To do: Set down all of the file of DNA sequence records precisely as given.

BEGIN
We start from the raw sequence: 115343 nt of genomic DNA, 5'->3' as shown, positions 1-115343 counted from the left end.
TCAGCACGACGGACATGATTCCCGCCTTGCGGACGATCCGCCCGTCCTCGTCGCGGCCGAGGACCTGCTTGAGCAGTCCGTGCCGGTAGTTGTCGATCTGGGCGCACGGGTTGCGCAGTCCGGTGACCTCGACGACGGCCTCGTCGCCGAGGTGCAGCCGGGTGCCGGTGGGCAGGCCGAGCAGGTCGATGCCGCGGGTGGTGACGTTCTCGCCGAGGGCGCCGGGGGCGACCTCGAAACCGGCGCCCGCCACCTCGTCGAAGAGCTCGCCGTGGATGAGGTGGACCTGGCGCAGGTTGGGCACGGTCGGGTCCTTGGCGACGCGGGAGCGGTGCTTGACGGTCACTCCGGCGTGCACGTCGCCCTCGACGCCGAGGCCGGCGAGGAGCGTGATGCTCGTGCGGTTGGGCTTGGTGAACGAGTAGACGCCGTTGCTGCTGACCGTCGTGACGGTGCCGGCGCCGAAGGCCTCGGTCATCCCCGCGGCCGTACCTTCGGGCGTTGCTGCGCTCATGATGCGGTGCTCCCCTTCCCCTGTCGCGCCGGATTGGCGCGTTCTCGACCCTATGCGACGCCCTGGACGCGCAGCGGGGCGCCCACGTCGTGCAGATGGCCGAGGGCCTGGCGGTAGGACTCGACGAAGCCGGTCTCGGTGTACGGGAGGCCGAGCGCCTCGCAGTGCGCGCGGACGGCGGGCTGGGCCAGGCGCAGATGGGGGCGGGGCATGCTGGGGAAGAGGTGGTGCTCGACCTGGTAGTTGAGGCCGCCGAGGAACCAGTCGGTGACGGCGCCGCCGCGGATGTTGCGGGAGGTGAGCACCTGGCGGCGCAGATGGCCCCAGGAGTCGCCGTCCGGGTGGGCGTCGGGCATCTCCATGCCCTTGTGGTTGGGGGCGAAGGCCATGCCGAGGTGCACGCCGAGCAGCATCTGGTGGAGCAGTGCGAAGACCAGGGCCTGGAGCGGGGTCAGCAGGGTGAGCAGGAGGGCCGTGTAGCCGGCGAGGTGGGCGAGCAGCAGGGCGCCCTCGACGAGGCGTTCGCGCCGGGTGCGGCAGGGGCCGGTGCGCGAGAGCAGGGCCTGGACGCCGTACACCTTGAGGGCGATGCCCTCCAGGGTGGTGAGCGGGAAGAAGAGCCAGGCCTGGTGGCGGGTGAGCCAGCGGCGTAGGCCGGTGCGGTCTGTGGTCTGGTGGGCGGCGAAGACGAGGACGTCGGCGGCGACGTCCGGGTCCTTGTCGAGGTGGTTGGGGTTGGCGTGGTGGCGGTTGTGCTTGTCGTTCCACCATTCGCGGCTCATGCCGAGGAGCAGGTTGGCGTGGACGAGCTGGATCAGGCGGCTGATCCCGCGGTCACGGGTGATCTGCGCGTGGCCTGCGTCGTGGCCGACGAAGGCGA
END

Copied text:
We start from the raw sequence: 115343 nt of genomic DNA, 5'->3' as shown, positions 1-115343 counted from the left end.
TCAGCACGACGGACATGATTCCCGCCTTGCGGACGATCCGCCCGTCCTCGTCGCGGCCGAGGACCTGCTTGAGCAGTCCGTGCCGGTAGTTGTCGATCTGGGCGCACGGGTTGCGCAGTCCGGTGACCTCGACGACGGCCTCGTCGCCGAGGTGCAGCCGGGTGCCGGTGGGCAGGCCGAGCAGGTCGATGCCGCGGGTGGTGACGTTCTCGCCGAGGGCGCCGGGGGCGACCTCGAAACCGGCGCCCGCCACCTCGTCGAAGAGCTCGCCGTGGATGAGGTGGACCTGGCGCAGGTTGGGCACGGTCGGGTCCTTGGCGACGCGGGAGCGGTGCTTGACGGTCACTCCGGCGTGCACGTCGCCCTCGACGCCGAGGCCGGCGAGGAGCGTGATGCTCGTGCGGTTGGGCTTGGTGAACGAGTAGACGCCGTTGCTGCTGACCGTCGTGACGGTGCCGGCGCCGAAGGCCTCGGTCATCCCCGCGGCCGTACCTTCGGGCGTTGCTGCGCTCATGATGCGGTGCTCCCCTTCCCCTGTCGCGCCGGATTGGCGCGTTCTCGACCCTATGCGACGCCCTGGACGCGCAGCGGGGCGCCCACGTCGTGCAGATGGCCGAGGGCCTGGCGGTAGGACTCGACGAAGCCGGTCTCGGTGTACGGGAGGCCGAGCGCCTCGCAGTGCGCGCGGACGGCGGGCTGGGCCAGGCGCAGATGGGGGCGGGGCATGCTGGGGAAGAGGTGGTGCTCGACCTGGTAGTTGAGGCCGCCGAGGAACCAGTCGGTGACGGCGCCGCCGCGGATGTTGCGGGAGGTGAGCACCTGGCGGCGCAGATGGCCCCAGGAGTCGCCGTCCGGGTGGGCGTCGGGCATCTCCATGCCCTTGTGGTTGGGGGCGAAGGCCATGCCGAGGTGCACGCCGAGCAGCATCTGGTGGAGCAGTGCGAAGACCAGGGCCTGGAGCGGGGTCAGCAGGGTGAGCAGGAGGGCCGTGTAGCCGGCGAGGTGGGCGAGCAGCAGGGCGCCCTCGACGAGGCGTTCGCGCCGGGTGCGGCAGGGGCCGGTGCGCGAGAGCAGGGCCTGGACGCCGTACACCTTGAGGGCGATGCCCTCCAGGGTGGTGAGCGGGAAGAAGAGCCAGGCCTGGTGGCGGGTGAGCCAGCGGCGTAGGCCGGTGCGGTCTGTGGTCTGGTGGGCGGCGAAGACGAGGACGTCGGCGGCGACGTCCGGGTCCTTGTCGAGGTGGTTGGGGTTGGCGTGGTGGCGGTTGTGCTTGTCGTTCCACCATTCGCGGCTCATGCCGAGGAGCAGGTTGGCGTGGACGAGCTGGATCAGGCGGCTGATCCCGCGGTCACGGGTGATCTGCGCGTGGCCTGCGTCGTGGCCGACGAAGGCGA